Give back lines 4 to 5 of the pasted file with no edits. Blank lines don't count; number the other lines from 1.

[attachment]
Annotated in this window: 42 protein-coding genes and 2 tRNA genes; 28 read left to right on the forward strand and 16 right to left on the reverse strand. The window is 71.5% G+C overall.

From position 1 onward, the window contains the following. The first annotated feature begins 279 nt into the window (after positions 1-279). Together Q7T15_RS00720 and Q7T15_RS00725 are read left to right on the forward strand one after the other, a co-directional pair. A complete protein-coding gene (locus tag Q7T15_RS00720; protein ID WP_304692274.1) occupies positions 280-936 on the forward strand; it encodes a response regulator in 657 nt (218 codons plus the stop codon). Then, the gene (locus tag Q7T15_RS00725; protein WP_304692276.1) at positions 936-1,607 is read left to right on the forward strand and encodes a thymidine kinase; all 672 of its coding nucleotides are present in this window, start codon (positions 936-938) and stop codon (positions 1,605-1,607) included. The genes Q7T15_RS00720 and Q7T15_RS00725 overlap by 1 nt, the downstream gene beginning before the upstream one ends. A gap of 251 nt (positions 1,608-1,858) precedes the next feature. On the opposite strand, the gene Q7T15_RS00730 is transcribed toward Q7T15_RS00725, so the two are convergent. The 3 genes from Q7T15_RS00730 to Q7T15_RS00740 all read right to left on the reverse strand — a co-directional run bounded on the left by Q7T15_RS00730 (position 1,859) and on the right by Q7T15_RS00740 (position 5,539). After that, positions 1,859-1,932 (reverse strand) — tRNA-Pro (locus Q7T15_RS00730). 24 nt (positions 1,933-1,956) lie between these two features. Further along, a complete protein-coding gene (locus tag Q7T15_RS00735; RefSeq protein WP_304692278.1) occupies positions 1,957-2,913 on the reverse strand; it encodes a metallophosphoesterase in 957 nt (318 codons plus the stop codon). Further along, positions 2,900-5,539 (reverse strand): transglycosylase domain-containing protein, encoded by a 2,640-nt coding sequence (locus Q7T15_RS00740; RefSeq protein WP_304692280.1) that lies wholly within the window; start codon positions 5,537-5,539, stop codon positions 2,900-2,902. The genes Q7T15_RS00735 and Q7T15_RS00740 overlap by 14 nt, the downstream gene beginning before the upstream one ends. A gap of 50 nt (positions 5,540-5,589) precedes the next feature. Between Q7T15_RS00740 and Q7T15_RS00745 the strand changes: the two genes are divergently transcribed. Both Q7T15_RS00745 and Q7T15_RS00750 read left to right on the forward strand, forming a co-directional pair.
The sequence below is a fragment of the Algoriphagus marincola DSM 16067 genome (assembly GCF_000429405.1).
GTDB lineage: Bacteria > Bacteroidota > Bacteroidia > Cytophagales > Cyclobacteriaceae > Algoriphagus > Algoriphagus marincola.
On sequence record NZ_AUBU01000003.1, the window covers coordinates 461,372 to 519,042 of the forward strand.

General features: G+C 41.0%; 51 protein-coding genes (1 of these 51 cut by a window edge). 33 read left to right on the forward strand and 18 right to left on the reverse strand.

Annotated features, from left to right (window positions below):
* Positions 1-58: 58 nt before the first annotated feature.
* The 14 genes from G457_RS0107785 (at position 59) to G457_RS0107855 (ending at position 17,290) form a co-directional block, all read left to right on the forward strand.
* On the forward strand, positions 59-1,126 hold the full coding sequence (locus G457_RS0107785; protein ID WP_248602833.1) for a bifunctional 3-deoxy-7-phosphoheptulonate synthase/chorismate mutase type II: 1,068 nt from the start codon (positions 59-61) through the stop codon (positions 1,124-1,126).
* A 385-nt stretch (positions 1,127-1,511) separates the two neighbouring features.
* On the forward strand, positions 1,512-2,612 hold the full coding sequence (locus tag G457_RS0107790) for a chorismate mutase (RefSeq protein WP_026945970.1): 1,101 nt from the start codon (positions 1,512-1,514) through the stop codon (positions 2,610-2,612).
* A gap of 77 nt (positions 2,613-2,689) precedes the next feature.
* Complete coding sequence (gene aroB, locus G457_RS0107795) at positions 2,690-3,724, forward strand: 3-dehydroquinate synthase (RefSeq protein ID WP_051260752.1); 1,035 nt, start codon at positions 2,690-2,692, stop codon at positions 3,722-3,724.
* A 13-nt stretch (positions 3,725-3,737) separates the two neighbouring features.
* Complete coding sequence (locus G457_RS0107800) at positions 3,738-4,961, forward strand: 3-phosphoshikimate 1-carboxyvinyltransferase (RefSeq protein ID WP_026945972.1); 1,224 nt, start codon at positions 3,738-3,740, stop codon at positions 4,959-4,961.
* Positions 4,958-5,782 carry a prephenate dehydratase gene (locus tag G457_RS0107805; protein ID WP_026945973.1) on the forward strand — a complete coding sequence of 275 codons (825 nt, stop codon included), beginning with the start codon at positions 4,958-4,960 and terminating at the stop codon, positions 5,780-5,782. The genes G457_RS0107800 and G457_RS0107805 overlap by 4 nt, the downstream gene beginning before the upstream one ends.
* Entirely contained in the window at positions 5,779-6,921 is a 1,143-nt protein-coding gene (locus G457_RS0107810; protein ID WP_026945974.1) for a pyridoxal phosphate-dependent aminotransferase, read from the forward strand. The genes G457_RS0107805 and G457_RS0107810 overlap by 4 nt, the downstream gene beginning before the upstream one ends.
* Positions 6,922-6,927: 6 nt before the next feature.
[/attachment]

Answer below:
GTDB lineage: Bacteria > Bacteroidota > Bacteroidia > Cytophagales > Cyclobacteriaceae > Algoriphagus > Algoriphagus marincola.
On sequence record NZ_AUBU01000003.1, the window covers coordinates 461,372 to 519,042 of the forward strand.